I first heard of the “sharing economy” concept two years ago in a first year environmental studies course. The class read chapters out of the book “Treading Softly” by Thomas Princen. Princen outlined is vision for a new economy that is driven by sustainable action. One of his main points was that communities are able to share goods and trade services with each other because people within communities have an established reputation and trust. Here’s a personal example: my neighbors own a snow plow that we use in the winter, and they borrow our lawnmower in the summer. This way both families save money and two fewer pieces of machinery are produced. Princen argued that this principle can be employed on a much larger scale. To me, this is the same concept as the sharing economy.
The sharing economy is not new. In fact, it is probably much older than most forms of commerce that occur today. People share or trade so everyone benefits, like a bartering system. A favor for a favor. What is new is the addition of technology that can take basic sharing amongst neighbors to a larger scale. I can picture small boroughs or townships coordinating a sharing program for its citizens. Unfortunately, I think it will take a long time before larger sharing economy programs are trusted. It is more difficult to engage in business with a stranger who lives across the country. Companies will continue to develop and find flaws in their system, as all businesses do.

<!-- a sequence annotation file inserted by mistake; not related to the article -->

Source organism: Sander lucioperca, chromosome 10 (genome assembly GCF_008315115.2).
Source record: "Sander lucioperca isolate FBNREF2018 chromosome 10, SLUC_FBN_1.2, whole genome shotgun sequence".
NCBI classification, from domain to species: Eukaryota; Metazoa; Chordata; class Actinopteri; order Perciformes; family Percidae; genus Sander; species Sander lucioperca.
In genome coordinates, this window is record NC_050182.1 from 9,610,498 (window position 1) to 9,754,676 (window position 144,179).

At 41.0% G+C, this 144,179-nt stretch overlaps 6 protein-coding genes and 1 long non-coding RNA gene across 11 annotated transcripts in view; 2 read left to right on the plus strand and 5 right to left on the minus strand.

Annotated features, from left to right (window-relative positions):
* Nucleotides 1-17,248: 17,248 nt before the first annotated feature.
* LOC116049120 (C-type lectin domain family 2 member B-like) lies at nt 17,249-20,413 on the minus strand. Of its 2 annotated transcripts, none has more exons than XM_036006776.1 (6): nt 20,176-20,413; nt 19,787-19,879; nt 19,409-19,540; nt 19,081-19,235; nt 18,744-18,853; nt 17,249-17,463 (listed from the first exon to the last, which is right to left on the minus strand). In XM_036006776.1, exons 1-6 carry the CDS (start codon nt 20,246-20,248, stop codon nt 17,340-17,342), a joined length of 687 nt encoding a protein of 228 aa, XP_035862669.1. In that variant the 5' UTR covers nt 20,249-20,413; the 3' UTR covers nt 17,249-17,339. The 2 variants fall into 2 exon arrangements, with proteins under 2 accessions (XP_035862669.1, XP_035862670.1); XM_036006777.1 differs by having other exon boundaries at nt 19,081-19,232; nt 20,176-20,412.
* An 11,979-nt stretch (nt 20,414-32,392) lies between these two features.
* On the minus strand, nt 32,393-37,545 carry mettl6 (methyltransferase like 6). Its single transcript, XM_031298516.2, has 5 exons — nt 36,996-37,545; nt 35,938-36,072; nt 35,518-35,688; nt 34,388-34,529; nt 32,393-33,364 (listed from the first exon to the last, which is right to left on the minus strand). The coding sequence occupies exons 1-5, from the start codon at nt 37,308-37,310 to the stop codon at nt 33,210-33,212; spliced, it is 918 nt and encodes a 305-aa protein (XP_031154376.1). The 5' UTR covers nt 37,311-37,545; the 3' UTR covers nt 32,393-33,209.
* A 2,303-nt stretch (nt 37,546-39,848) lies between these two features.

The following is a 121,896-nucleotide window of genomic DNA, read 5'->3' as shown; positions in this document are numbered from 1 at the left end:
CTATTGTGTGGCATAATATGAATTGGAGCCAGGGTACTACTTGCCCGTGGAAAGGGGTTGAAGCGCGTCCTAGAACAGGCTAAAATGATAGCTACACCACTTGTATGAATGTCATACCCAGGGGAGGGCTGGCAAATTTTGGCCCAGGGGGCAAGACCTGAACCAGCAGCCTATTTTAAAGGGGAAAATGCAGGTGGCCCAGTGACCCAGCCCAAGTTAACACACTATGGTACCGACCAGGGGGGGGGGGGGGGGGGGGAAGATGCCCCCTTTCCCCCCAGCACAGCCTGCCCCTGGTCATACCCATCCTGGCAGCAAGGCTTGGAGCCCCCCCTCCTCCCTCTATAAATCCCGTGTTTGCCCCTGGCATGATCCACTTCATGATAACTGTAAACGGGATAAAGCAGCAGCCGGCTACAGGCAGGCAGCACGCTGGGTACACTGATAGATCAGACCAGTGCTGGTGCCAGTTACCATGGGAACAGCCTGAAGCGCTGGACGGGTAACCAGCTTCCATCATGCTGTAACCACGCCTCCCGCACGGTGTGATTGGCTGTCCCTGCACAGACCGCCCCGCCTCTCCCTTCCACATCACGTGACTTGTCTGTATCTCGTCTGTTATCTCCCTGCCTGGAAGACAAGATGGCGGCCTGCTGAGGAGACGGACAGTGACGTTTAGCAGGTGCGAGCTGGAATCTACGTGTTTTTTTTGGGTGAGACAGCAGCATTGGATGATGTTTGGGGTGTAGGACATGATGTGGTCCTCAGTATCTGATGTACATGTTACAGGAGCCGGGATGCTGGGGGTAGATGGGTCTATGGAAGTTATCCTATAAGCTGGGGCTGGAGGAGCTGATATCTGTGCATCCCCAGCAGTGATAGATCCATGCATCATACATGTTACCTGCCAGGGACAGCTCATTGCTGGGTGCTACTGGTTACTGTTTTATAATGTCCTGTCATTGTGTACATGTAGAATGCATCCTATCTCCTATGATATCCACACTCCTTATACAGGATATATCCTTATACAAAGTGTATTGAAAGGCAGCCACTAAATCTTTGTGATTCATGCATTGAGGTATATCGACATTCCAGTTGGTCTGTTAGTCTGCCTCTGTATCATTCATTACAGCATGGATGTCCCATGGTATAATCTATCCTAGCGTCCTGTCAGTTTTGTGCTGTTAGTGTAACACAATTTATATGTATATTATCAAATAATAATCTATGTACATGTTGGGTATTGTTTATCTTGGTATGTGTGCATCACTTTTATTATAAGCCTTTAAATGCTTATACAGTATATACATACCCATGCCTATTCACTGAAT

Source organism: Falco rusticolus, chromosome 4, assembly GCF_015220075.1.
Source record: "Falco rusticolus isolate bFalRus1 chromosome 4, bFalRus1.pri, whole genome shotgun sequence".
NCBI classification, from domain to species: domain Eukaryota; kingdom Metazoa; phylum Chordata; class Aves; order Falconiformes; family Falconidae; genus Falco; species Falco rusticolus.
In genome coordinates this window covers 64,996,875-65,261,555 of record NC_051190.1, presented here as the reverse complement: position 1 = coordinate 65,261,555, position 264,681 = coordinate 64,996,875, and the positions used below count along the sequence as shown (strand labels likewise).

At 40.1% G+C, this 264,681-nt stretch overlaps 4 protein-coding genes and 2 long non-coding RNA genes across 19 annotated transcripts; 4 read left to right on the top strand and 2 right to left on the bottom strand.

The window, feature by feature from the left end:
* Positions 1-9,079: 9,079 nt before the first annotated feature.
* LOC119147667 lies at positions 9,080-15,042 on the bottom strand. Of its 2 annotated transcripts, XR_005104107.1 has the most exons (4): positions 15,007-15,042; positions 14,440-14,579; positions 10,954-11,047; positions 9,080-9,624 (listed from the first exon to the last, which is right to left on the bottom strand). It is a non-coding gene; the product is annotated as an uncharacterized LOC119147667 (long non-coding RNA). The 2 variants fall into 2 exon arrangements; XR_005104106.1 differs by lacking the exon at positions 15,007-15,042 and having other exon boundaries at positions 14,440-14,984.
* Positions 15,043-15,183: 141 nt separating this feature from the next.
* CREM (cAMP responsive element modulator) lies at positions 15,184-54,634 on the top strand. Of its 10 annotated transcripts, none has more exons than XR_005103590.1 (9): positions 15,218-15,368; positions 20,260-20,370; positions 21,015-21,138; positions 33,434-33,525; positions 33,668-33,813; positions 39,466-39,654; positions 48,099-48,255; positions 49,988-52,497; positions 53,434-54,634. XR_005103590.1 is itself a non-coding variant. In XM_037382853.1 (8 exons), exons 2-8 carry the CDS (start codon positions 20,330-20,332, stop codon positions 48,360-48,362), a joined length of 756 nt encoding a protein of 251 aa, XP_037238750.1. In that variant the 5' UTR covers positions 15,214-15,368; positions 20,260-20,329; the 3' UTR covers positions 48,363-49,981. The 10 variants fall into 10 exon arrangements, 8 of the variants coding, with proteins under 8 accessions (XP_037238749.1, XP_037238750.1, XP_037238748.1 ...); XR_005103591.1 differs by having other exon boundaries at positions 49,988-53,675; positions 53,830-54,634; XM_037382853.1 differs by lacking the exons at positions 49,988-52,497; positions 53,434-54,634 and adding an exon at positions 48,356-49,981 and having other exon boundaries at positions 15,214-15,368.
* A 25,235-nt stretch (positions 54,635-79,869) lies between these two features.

The timing of this “new” movement follows years of recession and an increasing trend towards sustainability and social responsibility. People are looking for an alternative to an economy that has failed them. Operating within small, trusted groups to exchange goods and services seems more appealing to me than spending money within an economy that recently harmed everyone.